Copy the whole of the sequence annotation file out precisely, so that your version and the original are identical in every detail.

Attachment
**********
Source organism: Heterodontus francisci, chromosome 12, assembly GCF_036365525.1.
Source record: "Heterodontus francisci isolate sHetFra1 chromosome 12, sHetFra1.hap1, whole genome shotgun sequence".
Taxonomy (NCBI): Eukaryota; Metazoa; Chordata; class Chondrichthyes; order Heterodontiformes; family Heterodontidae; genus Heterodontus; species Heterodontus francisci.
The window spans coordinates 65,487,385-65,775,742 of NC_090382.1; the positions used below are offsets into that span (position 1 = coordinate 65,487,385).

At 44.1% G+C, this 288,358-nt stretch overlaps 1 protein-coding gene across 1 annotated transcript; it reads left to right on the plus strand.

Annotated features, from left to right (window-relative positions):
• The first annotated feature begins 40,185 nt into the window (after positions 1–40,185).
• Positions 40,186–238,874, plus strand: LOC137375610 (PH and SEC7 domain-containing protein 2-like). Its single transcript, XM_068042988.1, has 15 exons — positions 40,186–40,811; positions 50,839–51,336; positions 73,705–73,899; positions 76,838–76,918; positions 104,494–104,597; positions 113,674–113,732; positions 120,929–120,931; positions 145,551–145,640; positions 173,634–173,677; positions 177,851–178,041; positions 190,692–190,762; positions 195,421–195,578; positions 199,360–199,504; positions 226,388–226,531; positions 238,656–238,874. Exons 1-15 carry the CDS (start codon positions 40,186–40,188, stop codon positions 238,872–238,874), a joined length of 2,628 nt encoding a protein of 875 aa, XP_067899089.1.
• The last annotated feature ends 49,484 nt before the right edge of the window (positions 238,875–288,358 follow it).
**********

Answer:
Source organism: Heterodontus francisci, chromosome 12, assembly GCF_036365525.1.
Source record: "Heterodontus francisci isolate sHetFra1 chromosome 12, sHetFra1.hap1, whole genome shotgun sequence".
Taxonomy (NCBI): Eukaryota; Metazoa; Chordata; class Chondrichthyes; order Heterodontiformes; family Heterodontidae; genus Heterodontus; species Heterodontus francisci.
The window spans coordinates 65,487,385-65,775,742 of NC_090382.1; the positions used below are offsets into that span (position 1 = coordinate 65,487,385).

At 44.1% G+C, this 288,358-nt stretch overlaps 1 protein-coding gene across 1 annotated transcript; it reads left to right on the plus strand.

Annotated features, from left to right (window-relative positions):
• The first annotated feature begins 40,185 nt into the window (after positions 1–40,185).
• Positions 40,186–238,874, plus strand: LOC137375610 (PH and SEC7 domain-containing protein 2-like). Its single transcript, XM_068042988.1, has 15 exons — positions 40,186–40,811; positions 50,839–51,336; positions 73,705–73,899; positions 76,838–76,918; positions 104,494–104,597; positions 113,674–113,732; positions 120,929–120,931; positions 145,551–145,640; positions 173,634–173,677; positions 177,851–178,041; positions 190,692–190,762; positions 195,421–195,578; positions 199,360–199,504; positions 226,388–226,531; positions 238,656–238,874. Exons 1-15 carry the CDS (start codon positions 40,186–40,188, stop codon positions 238,872–238,874), a joined length of 2,628 nt encoding a protein of 875 aa, XP_067899089.1.
• The last annotated feature ends 49,484 nt before the right edge of the window (positions 238,875–288,358 follow it).